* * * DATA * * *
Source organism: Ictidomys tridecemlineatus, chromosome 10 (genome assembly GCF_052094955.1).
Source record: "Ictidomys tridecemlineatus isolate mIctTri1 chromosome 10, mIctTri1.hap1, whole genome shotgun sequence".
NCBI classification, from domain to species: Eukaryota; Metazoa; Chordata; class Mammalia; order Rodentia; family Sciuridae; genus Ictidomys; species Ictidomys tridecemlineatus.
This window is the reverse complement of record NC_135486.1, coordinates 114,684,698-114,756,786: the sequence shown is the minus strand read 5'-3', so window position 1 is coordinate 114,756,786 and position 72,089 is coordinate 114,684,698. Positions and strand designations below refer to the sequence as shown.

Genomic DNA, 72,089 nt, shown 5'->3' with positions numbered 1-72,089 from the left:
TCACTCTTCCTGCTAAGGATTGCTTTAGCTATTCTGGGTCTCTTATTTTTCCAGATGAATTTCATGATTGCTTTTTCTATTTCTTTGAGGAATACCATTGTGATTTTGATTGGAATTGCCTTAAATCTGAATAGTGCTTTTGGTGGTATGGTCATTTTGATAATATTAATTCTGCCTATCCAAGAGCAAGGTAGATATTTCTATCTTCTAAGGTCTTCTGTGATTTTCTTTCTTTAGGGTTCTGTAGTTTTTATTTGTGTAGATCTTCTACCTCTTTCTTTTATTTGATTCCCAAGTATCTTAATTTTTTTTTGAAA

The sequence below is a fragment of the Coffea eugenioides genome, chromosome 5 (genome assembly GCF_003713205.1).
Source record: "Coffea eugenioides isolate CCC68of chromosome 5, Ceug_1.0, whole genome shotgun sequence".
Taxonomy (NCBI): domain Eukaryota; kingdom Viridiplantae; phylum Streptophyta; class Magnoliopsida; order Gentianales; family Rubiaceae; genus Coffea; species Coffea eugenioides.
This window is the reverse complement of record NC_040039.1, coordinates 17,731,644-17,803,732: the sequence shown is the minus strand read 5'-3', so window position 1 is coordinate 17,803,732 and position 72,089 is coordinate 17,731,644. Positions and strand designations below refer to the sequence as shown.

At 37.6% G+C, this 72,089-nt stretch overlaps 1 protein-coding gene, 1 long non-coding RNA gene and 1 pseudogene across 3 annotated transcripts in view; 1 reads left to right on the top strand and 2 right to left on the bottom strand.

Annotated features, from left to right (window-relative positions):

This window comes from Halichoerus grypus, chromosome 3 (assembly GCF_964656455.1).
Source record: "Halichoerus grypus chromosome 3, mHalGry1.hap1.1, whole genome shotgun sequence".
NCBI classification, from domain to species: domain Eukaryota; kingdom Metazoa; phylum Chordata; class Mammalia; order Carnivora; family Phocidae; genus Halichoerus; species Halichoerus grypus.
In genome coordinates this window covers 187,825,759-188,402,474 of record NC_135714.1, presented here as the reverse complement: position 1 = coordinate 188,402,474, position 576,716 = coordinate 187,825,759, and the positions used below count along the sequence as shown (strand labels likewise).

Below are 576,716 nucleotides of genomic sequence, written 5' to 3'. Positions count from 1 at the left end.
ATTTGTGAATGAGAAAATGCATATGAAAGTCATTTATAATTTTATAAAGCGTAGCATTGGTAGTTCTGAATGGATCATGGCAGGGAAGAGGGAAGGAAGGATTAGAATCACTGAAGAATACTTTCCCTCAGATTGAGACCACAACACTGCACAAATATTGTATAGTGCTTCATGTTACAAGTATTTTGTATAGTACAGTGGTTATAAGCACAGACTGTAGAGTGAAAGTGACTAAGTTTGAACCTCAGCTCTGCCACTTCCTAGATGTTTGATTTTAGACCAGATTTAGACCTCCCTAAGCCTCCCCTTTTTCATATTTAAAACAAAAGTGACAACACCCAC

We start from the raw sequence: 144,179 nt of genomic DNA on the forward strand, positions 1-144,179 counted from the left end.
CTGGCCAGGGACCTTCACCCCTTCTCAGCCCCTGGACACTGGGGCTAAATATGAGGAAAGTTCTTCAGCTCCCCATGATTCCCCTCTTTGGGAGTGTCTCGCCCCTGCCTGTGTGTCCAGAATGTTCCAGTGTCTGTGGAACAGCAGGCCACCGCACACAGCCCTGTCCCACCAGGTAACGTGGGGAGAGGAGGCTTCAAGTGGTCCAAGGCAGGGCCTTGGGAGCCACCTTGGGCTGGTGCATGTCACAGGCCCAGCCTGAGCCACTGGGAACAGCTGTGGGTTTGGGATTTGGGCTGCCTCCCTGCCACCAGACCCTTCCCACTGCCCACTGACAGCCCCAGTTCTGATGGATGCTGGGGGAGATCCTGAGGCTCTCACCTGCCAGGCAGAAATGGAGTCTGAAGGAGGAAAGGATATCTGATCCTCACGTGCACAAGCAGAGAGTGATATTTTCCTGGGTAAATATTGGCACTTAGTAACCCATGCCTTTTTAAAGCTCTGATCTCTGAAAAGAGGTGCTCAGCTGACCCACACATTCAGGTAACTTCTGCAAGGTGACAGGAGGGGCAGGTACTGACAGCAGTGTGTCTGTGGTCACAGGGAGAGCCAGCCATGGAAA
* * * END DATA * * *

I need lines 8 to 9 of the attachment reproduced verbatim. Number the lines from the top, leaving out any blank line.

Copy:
Source record: "Coffea eugenioides isolate CCC68of chromosome 5, Ceug_1.0, whole genome shotgun sequence".
Taxonomy (NCBI): domain Eukaryota; kingdom Viridiplantae; phylum Streptophyta; class Magnoliopsida; order Gentianales; family Rubiaceae; genus Coffea; species Coffea eugenioides.